Laura McBride’s book, We Are Called to Rise, places us amid a modern-day war story (Iraq). It’s a journey to discovery, a search for meaning–with none of the fairy-tale frills.
The story stands on its own, but it comes to represent a host of other books. There’s a universality in the depictions of tragedy–spanning around the world in a story that adapts and retells some of the basic stories of our time.
Along the way, the novel gets under your skin. As Atticus (in To Kill a Mockingbird) tells Scout:
“You never really understand a person until you consider things from his point of view… Until you climb into his skin and walk around in it.”
For me, We Are Called to Rise brought back memories of other readings: Pat Barker’s Regeneration (so full of the horrors of war), Willa Cather’s My Antonia (an immigrant family trying to survive under harsh circumstances), Leslie Marmon Silko’s Ceremony (with Tayo’s search for meaning and healing), and Virginia Woolf’s Mrs. Dalloway.
I thought about everything and nothing…
What is the book about: We Are Called to Rise?
It’s about hate, fear, loneliness, despair and madness. It’s about everything that’s wrong with this world, with moments of the most gut-wrenching hate and loathing. But, infused in the lines, we also find brief glimmers of hope. There’s survival, care, and a search for meaning.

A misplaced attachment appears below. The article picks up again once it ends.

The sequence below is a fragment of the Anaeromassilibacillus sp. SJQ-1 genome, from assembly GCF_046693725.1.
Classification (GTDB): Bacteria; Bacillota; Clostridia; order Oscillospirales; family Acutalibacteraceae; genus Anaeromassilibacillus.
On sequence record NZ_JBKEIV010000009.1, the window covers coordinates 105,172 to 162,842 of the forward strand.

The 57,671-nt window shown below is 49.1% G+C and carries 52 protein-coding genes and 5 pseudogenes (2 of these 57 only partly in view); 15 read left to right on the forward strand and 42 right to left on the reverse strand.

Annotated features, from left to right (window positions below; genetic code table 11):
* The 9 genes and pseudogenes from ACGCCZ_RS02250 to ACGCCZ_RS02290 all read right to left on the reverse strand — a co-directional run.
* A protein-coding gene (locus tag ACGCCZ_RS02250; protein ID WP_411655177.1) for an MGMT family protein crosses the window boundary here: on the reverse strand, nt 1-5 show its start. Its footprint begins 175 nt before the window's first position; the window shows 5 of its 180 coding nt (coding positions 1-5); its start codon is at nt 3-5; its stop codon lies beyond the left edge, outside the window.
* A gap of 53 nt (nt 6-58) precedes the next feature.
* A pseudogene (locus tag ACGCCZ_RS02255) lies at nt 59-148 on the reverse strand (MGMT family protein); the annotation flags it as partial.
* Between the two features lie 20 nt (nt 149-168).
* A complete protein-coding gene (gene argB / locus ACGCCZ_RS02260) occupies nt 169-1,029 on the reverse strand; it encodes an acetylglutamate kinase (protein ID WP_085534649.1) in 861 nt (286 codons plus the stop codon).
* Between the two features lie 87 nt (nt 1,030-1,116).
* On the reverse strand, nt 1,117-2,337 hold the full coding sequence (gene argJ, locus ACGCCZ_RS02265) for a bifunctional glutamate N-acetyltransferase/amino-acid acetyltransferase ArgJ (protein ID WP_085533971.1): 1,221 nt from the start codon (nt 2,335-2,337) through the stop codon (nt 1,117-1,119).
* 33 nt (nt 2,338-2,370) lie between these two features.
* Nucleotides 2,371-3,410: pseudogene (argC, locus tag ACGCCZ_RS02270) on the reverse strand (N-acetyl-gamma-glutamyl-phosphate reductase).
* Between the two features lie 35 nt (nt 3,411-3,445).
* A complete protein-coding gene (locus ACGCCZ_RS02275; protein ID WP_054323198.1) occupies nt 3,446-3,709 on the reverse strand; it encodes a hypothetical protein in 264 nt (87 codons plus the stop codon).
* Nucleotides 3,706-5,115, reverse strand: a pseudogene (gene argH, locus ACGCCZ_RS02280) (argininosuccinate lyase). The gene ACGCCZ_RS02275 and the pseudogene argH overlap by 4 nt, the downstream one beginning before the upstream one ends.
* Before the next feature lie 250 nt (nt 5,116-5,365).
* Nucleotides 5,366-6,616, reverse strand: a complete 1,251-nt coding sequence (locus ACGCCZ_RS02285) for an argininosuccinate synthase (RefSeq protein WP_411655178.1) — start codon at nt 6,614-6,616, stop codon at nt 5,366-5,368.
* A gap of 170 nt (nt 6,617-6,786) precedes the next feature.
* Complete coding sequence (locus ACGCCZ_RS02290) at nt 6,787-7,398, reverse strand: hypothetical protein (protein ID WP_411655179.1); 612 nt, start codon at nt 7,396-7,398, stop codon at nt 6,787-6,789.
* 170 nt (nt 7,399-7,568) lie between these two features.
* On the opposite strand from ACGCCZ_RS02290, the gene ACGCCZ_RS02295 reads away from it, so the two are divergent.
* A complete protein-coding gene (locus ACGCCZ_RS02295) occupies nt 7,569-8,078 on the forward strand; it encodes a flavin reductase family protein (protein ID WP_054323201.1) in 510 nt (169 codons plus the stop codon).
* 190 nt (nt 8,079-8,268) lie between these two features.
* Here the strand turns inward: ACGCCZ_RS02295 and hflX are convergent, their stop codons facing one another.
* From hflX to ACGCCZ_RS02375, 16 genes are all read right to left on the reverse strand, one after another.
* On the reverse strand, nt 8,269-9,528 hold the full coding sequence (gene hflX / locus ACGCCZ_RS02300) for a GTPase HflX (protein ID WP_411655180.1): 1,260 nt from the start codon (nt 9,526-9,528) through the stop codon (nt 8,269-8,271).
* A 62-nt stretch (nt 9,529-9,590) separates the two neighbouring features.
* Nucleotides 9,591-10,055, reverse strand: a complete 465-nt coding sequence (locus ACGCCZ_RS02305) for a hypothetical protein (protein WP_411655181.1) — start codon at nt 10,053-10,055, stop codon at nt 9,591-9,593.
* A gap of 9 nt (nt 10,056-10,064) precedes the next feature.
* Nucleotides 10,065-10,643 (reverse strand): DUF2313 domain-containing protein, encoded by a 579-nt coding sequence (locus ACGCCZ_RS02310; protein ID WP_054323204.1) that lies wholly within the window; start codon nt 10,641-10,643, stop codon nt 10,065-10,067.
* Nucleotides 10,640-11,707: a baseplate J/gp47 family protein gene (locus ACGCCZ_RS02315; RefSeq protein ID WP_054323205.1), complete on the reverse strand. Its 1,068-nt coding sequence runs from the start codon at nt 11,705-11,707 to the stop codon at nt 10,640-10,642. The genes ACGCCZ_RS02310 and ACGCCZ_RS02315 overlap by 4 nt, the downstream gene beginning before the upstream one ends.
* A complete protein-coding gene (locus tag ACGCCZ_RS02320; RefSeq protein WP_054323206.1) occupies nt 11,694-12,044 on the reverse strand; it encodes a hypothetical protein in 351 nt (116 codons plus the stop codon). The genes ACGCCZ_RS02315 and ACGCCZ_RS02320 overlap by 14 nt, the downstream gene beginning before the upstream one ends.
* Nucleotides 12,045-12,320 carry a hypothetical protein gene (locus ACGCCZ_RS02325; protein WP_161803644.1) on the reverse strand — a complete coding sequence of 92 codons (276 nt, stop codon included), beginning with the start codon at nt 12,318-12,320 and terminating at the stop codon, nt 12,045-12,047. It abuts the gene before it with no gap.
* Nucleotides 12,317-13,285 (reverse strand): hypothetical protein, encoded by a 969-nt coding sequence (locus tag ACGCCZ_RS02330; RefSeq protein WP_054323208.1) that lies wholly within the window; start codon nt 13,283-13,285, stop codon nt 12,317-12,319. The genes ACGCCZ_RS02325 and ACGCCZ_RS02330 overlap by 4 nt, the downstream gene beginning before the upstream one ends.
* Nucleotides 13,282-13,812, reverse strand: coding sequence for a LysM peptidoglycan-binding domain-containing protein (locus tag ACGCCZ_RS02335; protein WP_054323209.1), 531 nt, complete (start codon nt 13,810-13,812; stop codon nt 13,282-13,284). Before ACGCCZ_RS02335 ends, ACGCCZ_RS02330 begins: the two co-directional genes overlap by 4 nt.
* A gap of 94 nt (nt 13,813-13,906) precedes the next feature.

They’re all lost and broken; but you’ll also find serendipitous moments. As life goes on, we’re given brief flashes of epiphany.
It’s an over-simplification to say that the novel bombards us with heart-breaking pieces of human experience.
McBride tells us:
“I set out with the very clear intention to write a book that might make a reader have a big feeling, the sense that no matter how cruel or unfair life might be in a given moment, no matter how terrible the consequences of a tiny mistake might be, it was ultimately beautiful to be alive. I didn’t set out to write a book about war or poverty or racism. I just wanted the reader to love a child enough to feel devastated when that child’s heart was broken and euphoric when that child got a chance at hope. I wanted the reader to walk away believing that, with all our faults, human beings are worth saving.”
With reality (life) the way it so often is… those kids never had a chance. None of them did. The adults started out that way, and the kids find themselves in a world that seems to point them in the same tragic directions. And to what end?
What must they look forward to: broken soldiers, divorce, abuse, and devastating (deadly) hate?
What Future, This?
There is no American Dream, except perhaps in some fractional-fictitious sense. Everyone dreams–they can’t help but do that. Then, when the dreams become nothing more than fanciful thinking, each of them must still move forward.
Survival is a choice for most in this book, although… yes, life is taken away from some–too soon. But, the rest of them (the ones that survive) work through the bad days, let themselves feel a little, and find that (somehow) life goes on.
Isn’t that what we all must do? Make a life (out of whatever misfortunes)–one day at a time, moment-by-moment…